A runner for most of her life, Michelle Palladino was amazed by the impact that food had on her performance, both mentally and physically.
Once she started taking courses in nutrition as an undergraduate, she knew right away that she wanted a career in the field of nutrition and dietetics.
“I love that nutrition is ever-changing and offers so many career options for dietitians,” says Palladino, who earned a bachelor’s in nutrition and a master’s in public health.
She worked as a clinical dietitian at UMass Memorial Medical Center on a surgical oncology ward and bone marrow transplant unit for three years before making the switch to working with schools.
As a registered dietitian in four school districts throughout Massachusetts and New Hampshire, Palladino teaches nutrition education to teachers and students, participates in cooking demonstrations, conducts audits on USDA menu planning and meets with staff, students and parents on anything from food allergens to food science education.
“I enjoy every second of working in school nutrition,” she says. “After working in clinical, I was totally ready for a change of scenery and really wanted to expand in another area of nutrition.”
She also writes grant proposals. With her help, the Leominster School District received more than $15,000 for nutrition and physical activity equipment from the Fuel Up to Play 60 Program, launched by the National Dairy Council and the NFL to promote healthy living.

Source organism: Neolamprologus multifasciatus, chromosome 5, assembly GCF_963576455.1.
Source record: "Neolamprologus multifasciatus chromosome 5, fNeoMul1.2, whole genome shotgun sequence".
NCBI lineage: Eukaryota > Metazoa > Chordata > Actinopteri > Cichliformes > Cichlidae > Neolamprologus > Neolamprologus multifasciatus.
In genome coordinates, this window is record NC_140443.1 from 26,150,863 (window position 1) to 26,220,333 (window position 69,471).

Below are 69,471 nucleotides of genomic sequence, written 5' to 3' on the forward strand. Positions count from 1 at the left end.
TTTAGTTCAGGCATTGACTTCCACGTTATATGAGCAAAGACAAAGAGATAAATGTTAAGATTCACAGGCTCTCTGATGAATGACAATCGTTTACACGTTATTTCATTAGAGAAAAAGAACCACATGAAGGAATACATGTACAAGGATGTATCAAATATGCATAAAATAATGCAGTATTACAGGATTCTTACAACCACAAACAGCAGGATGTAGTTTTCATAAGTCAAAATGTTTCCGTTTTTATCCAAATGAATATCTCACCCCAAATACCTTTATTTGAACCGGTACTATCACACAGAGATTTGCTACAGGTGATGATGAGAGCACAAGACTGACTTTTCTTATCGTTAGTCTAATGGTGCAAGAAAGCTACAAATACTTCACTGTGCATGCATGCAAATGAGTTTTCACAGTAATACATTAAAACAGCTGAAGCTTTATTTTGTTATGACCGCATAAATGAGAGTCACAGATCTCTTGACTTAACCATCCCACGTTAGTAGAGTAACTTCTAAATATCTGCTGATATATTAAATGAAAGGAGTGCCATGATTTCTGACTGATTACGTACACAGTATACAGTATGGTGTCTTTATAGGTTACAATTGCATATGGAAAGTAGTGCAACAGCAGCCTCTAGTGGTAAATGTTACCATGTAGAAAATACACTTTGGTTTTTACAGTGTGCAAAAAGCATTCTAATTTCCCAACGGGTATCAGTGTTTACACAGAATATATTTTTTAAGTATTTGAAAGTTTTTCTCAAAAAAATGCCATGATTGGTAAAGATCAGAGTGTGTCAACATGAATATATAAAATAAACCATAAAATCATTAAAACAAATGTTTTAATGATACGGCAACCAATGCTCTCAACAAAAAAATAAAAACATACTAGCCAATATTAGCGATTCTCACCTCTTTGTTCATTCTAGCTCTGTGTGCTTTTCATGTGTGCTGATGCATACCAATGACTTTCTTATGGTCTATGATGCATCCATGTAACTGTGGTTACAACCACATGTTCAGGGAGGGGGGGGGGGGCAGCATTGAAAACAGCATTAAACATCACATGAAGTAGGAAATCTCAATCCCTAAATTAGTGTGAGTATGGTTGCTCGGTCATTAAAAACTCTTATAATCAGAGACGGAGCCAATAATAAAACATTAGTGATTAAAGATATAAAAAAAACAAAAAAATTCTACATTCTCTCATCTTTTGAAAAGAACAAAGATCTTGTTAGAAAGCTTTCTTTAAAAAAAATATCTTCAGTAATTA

“I am also currently working with our spring track team at Leominster High School to pilot a sports nutrition project, which has been superfun,” she says.
Palladino has come full circle as she takes on the additional role of teaching undergraduate nutrition classes in the Zuckerberg College of Health Sciences at UMass Lowell.
“I absolutely love teaching,” she says.
UML now offers a Master of Public Health Dietetics program, which wasn’t available when Palladino was pursuing her advanced degree. In 2012, she received a Didactic Program in Dietetics certificate from Simmons College. This allowed her to take the necessary courses to apply for a dietetic internship and later sit for the Registered Dietitian exam. She then came back to UML to earn a Master of Public Health degree in health care management.
“I am so proud that UML now offers a dietetic path for prospective RD students,” she says. “When preparing and sitting for the Registration Examination for Dietitians, I felt extremely confident in the scientific knowledge I obtained at UML. I learned how to be proficient and balance multiple tasks while going through the program, which is something I’ve carried with me throughout my career.”